INDIAN HARBOUR BEACH, Fla. – Green Turtle Market was just an idea in 1999 when Tim Dwight bought a piece of property on Eau Gallie Boulevard near State Road A1A.
He and executive chef and partner Ercan Ekinci weren’t sure how the market, with its Key West-style architecture, meat counter, wine department and gourmet-prepared foods, would go over in Indian Harbour Beach. But they were cautiously optimistic when they opened in August 2000.
“We picked the day school started, thinking we would sneak in and open quietly,” Dwight said.
Brevard County had other ideas. The store was packed all day, and the shelves had almost emptied by day two. The little beach town was hungry for what Green Turtle had to offer.
Now, after 22 years, two expansions, a recession and a pandemic, Dwight has decided to retire. His brother Jamie and nephew Paul took over the market at the first of the year.
“It’s been a great ride for me,” Dwight said. “Ercan leaving (in 2019) planted a seed in the back of my head. I turned 65.”
The timing seemed right.
As Dwight steps back from a place he’s dedicated himself to for two decades, he is proud of the way the business grew and thrived.
In 2005, the Grapevine Cafe was added to the east end of the building. A few years ago, the building was expanded again to make room for fresh vegetables and more grocery items.
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The catering program became popular with wedding planners and largescale events.
While Ekinci handled the food side of the market and the cafe, Dwight gravitated to the wine department. Over the years, he trained to become a Certified Wine Educator and Sommelier. He wrote a wine column for FLORIDA TODAY for 10 years and has continued to contribute a list of Top 10 Wines for less than $40 every December.
“A lot of people want to learn about wine,” he said. “They kept asking questions. It kept me wanting to come to work.”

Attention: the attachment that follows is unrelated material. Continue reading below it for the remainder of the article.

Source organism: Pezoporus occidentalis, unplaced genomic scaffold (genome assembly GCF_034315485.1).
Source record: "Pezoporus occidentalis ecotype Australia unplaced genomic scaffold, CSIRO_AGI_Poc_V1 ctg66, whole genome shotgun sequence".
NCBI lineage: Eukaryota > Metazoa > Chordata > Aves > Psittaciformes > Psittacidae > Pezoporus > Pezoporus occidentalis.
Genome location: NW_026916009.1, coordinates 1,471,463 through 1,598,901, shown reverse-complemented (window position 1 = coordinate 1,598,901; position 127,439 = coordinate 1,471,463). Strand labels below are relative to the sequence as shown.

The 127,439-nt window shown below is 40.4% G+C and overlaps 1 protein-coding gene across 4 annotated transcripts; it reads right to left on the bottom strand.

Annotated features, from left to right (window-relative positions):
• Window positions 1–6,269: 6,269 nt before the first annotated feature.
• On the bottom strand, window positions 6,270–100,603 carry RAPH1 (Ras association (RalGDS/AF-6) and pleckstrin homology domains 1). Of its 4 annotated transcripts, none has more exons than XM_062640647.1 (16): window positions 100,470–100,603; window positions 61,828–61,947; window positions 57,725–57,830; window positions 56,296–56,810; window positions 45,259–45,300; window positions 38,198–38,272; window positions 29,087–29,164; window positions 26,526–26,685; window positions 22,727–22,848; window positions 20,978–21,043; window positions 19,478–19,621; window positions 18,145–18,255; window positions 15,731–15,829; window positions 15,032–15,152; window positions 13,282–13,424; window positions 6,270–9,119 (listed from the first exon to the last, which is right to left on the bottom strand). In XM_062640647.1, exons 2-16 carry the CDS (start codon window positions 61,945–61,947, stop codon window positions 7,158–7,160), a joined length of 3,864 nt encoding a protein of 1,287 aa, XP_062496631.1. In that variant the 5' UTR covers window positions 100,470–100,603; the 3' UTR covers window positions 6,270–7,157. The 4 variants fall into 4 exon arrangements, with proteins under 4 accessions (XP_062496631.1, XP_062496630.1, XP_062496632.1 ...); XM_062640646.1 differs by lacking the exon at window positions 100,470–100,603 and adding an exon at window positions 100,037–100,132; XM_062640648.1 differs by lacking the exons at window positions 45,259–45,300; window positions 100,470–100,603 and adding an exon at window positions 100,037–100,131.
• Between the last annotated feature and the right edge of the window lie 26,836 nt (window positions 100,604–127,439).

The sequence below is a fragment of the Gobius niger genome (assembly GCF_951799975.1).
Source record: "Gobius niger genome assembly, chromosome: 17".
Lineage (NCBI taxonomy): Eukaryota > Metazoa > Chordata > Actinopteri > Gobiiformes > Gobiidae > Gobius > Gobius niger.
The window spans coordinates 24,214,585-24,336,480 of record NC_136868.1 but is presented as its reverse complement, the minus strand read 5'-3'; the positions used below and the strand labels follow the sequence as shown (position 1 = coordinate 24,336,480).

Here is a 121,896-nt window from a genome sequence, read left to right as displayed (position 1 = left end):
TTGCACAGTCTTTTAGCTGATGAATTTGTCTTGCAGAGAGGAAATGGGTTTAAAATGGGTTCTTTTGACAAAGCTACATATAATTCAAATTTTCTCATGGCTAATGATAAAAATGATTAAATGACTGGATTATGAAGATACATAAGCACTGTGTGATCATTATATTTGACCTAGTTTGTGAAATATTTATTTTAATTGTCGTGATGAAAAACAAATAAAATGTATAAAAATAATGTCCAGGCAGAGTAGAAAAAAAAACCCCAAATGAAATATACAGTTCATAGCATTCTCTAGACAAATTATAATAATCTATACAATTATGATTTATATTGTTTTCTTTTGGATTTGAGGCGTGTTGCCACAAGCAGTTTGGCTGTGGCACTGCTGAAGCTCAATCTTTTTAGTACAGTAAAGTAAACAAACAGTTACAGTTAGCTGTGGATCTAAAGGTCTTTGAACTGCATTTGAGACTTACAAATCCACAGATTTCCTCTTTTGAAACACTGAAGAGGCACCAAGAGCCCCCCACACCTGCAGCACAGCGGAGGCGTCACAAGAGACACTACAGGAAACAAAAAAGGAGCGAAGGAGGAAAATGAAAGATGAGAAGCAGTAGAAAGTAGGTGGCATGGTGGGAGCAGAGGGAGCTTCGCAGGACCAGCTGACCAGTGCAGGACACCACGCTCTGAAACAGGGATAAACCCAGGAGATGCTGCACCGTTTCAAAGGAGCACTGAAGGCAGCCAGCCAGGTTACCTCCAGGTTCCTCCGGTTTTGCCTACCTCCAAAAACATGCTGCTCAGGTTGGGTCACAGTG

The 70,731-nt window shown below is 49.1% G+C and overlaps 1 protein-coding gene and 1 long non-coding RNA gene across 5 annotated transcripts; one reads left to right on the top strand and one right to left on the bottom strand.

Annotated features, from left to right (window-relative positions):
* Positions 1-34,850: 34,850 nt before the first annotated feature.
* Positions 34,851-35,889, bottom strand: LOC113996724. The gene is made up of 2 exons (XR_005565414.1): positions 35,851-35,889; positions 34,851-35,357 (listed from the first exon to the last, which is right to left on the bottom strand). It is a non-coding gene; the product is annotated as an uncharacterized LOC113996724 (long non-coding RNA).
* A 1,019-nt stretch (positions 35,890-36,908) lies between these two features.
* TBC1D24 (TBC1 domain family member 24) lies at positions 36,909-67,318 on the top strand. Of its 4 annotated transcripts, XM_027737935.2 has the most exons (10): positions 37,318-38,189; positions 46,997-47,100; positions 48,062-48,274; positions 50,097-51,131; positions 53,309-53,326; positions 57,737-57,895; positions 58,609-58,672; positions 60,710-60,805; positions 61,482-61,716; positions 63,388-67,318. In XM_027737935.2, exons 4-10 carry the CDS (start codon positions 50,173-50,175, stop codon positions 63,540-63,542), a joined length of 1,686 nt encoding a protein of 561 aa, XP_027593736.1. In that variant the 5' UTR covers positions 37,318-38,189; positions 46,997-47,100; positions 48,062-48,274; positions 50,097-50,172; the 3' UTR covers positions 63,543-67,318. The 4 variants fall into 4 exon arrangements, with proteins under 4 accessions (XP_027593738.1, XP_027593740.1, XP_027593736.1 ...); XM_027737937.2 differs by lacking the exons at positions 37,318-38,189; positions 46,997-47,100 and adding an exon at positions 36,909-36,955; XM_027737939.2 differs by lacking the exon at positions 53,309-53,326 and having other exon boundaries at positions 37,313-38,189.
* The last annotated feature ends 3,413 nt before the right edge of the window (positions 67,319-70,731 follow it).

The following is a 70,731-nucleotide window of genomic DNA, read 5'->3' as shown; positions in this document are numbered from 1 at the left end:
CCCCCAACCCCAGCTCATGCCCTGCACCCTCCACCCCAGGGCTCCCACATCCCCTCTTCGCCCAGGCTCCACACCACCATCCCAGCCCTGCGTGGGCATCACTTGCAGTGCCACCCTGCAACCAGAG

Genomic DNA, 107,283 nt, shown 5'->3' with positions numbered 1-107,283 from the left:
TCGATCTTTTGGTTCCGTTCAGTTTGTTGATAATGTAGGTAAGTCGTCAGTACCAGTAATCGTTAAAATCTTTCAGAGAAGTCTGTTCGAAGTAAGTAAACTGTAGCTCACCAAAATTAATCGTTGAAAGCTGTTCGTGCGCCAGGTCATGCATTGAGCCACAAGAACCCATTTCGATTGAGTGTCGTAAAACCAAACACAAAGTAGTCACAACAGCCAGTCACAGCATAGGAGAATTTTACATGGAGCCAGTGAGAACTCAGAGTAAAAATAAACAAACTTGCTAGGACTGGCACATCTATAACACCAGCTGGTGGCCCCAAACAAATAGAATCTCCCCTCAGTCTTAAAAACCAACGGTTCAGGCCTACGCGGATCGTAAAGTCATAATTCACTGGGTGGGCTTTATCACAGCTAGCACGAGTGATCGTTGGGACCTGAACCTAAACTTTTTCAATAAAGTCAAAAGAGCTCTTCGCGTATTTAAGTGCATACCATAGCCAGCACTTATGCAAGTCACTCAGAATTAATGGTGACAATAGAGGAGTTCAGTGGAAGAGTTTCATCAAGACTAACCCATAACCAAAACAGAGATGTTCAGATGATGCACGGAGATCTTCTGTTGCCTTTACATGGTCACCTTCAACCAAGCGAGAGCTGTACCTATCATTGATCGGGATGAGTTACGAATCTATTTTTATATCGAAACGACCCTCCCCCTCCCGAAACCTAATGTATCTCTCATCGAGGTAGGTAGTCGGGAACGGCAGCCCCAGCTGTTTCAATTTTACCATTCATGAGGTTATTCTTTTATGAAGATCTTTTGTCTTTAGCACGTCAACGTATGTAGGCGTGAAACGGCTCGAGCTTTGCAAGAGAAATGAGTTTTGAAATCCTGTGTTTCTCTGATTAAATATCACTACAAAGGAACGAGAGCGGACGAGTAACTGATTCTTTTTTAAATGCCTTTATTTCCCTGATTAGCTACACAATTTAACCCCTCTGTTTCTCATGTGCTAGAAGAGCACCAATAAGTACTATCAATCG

Even as chain retailers such as Total Wine, World Market and ABC & Spirits expanded in the county, Green Turtle maintained its niche wine business with wine dinners, tastings and a wine club.
Before the pandemic, wine dinners with elaborate menus and winemakers as guest speakers sold out quickly.
For wine tastings, “we would have 150 people after the store closed and bring in some of our vendors,” he said.
Dwight feels he’s leaving the wine department in good hands. Dominique Haas, who began working at Green Turtle in 2007, has taken over as wine manager and continues to plan tastings and events.
He’s also happy the market will remain in the family.
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What’s changing at the Green Turtle? Nothing major — yet
Jamie Dwight had been running Florida Air Academy, a military boarding school started by their father Jonathan Dwight in 1961, since the mid-1990s. The school, now Florida Preparatory Academy, was sold to California-based investment company Newopen USA in 2017.
He began working at the Green Turtle in 2019.
After navigating the closures and restrictions of COVID 19, Tim was considering selling the market. He and Jamie were talking in the parking lot one evening after locking up.
“And my brother said he would like to give it a shot,” Tim said.
Paul worked at the market as a teenager and loved it, Tim said.
“Paul is here now and has brought a lot of energy,” Tim said. “He’s dragging us into the 21st century, especially with technology.”
Tim planned to work a few months into 2022, but Jamie suggested making the switch with the calendar year. Tim’s last day was Jan. 2.
Jamie said there are no imminent plans to make major changes to the market.
“In the short term, we will continue to do the things that earned us the reputation that we have now,” Jamie said.
Tim is confident about the market’s future.
“I feel good that the Green Turtle is not going to become a medical building or a vape shop,” he said.
It’s strange to wake up in the morning and not have to rush to work, Tim said. He plans to play more tennis and travel. He has a place in Asheville, North Carolina, where he hopes to spend more time.
But he’ll hang onto one aspect of his old job.
“I will continue with my passion for wine,” he said, “and will probably show up for some of the wine dinners.”
He’ll use some of his newfound freedom reading, studying and tasting wine.